April in North America is a month of transition. As the winter winds begin to subside and warmer air and spring showers bring colorful flowers, our moods lighten and the gloom of winter is replaced with, well…hope.
Spring also coincides with the start of the North American professional baseball season. Yesterday was the first home baseball game of the year for my local team, the San Francisco Giants. Opening day 2014 was an event to remember. The Giants won; the fans left the stadium ecstatic. Optimism for a successful year was high. Even the old-time, cynical fans were left thinking, “this just might be our year to win it all!”
There are similarities to the beginning of the baseball season and the start of a new business project. In the beginning, new projects generate excitement, optimism, high expectations, and maybe a distorted view of reality. Project team members are full of energy, and all the project stakeholders are rooting for success. The start of a project and a new baseball season are good times, with happy people, and lots of hope.
Unfortunately, the good times do not always last. The spring baseball season runs into the hot, “humid” days of summer, where the contenders separate themselves from the pretenders. Fans of mediocre teams lose their passion once the realities of the long baseball season become clear. Optimism is replaced by disinterest, anger, and sometimes even loathing.
Much the same happens with projects. The realities of a project begin to settle in as the requirements, scope, plan and deliverables becomes clear. Project team members may become overwhelmed with work. Stakeholders that initially supported the project may turn against it if they feel the results are not worth the investment or no longer suits their agenda. Other executives simply lose interest and move onto shinier, newer initiatives. Everyday brings more tasks, deadlines, meetings, reports, and ultimately conflict. Hope is often replaced with despair.
As a Project Manager, your role is to push on, keep the team moving forward, and focus your organization on the benefits that your project will ultimately bring. To do this you must engage your team and key project stakeholders with a message that keeps them active and energized. What are the steps you can take to manage your stakeholders and maintain momentum? Here is the way forward:
- Stakeholder analysis. Early in a project it’s important that you complete a stakeholder analysis. This study identifies all your key stakeholders, their roles, level of authority, levels of involvement and interest, and the political clout they carry in your organization. It is critical that you have a picture of all the stakeholders because you need to build a detailed plan on how to manage them.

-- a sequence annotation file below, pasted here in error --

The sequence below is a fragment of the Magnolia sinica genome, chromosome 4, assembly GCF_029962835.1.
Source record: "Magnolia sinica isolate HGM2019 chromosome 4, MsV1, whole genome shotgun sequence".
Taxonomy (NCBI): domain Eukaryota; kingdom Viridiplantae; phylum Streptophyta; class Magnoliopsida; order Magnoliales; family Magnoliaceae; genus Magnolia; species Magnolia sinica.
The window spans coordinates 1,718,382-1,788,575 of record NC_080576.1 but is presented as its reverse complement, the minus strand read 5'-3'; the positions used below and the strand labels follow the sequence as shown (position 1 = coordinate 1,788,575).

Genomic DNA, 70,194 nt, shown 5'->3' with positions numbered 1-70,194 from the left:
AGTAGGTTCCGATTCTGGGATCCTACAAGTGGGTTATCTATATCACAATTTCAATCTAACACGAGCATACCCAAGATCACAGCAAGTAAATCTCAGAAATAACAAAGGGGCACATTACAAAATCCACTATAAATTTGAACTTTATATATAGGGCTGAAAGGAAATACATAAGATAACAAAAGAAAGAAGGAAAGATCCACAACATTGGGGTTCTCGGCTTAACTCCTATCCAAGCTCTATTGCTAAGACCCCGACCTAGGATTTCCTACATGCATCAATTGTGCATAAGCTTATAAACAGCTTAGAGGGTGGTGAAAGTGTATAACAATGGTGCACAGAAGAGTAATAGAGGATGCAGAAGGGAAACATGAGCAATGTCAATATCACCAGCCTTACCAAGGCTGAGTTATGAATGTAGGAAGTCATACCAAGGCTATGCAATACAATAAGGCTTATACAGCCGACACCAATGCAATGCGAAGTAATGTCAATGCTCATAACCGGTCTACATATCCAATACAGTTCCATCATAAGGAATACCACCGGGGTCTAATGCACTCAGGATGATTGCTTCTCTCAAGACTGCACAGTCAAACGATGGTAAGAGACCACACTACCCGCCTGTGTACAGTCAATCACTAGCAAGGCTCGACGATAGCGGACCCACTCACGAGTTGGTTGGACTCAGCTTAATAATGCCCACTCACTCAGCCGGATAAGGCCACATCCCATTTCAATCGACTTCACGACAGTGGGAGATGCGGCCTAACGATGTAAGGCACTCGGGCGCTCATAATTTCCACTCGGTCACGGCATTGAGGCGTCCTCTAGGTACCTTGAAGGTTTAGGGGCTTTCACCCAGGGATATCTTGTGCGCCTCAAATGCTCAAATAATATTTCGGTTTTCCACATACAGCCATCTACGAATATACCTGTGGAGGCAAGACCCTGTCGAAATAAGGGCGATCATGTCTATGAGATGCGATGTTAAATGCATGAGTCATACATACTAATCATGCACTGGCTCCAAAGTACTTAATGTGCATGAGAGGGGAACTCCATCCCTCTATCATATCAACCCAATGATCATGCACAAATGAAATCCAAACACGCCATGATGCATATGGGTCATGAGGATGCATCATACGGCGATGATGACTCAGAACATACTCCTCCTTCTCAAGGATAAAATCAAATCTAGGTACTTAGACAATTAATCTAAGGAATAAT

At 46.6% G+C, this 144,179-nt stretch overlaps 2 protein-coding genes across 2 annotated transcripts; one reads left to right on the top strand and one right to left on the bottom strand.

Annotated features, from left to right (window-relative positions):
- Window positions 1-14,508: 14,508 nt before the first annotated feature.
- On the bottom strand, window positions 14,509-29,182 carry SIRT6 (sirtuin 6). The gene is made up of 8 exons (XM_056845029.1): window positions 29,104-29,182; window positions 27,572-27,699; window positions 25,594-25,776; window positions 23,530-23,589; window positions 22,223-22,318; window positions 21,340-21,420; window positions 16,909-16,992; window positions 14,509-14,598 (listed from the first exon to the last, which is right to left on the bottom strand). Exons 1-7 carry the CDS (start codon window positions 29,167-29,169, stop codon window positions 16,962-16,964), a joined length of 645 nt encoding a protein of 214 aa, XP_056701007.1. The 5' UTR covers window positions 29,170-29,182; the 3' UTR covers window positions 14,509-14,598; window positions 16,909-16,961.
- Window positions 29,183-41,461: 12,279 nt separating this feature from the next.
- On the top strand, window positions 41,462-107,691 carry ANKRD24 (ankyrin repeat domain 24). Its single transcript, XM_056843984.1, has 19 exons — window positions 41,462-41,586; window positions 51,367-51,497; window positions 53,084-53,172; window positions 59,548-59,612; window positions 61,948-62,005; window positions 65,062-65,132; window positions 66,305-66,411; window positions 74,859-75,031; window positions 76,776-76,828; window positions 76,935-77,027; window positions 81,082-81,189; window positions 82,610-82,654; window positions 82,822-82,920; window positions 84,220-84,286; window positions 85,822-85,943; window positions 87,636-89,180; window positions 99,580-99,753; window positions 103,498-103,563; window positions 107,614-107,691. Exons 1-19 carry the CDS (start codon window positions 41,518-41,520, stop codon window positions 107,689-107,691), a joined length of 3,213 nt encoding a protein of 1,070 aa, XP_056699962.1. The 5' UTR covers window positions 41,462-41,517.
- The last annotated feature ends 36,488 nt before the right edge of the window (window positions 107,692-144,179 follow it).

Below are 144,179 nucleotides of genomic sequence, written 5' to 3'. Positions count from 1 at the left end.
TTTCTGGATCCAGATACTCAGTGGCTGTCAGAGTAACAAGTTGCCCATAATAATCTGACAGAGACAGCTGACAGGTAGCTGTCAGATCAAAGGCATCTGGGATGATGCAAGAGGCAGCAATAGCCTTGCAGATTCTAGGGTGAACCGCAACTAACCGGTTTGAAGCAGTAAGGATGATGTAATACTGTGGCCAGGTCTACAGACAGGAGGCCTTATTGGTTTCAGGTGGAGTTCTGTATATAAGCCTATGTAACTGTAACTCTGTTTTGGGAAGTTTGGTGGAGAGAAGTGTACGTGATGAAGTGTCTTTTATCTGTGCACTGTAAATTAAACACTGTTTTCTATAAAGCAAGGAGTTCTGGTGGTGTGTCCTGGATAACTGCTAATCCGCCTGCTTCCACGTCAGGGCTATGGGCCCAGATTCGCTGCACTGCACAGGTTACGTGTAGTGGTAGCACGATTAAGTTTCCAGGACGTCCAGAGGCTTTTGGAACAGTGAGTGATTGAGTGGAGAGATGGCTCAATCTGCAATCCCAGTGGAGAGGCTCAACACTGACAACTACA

- A,B,C stakeholder segmentation. Not all stakeholders are created equal so you need to manage them differently. Segment your stakeholders list into 3 or 4 groups based on their influence, importance (are they providing resources or funding to my project), and their position towards the project (whether they support, are against or take a neutral position).
- Stakeholder management plan. Now that you have your segmented stakeholder list, you need a plan to manage each segment. This plan should include how and when you will communicate with each stakeholder, who in the project team will communicate with them, and, what will you do if they should turn negative on you. Think of this as a risk management plan for your stakeholders.
- Communication plan. The stakeholder portion of your communication plan identifies “what” and “how” you will communicate the status of your project. For your most important stakeholders, you might give them a “personal” briefing each month or quarter. Others, you might send a monthly report that highlights the key actions. For an extended group you might provide quarterly presentations. The sequence and frequency are for you and the team to decide – but having a coherent plan is key.
- Execution of Stakeholder plan. Up to now all I have advised is that you need to make plans. But, the most important part is executing the plans. Your stakeholder plan is a “living, breathing” set of actions that must be implemented. As a Project Manager, it’s your job to insure the work gets done.
- Use your sponsor for “back-cover”. There are some difficult stakeholders that you have to manage. Use your project sponsor (or sponsor committee) to help keep these stakeholders in line. A sponsor can provide a little “political muscle” when needed. Just make sure the messages being passed between the parties are consistent with what you’re saying to all the stakeholders.
Well, it remains to be seen how the San Francisco Giants baseball team will fair this year. It’s a long season, and we will not know until August or September whether the early season optimism was warranted. Many projects follow the same path – sometimes the optimism and excitement felt at the start is rewarded, and other times it fades as the realities of the solution come into focus.
Maintaining interest and engagement throughout the life of your project will make your job and that of your project team better. Maybe it will even give you time to catch a baseball game or two this season. Enjoy the spring…and, remember as a project leader one of your jobs is to bring hope.
“People ask me what I do in winter when there’s no baseball. I stare out the window and wait for spring.” ~ Rogers Hornsby (Hall of Fame, American Baseball Player)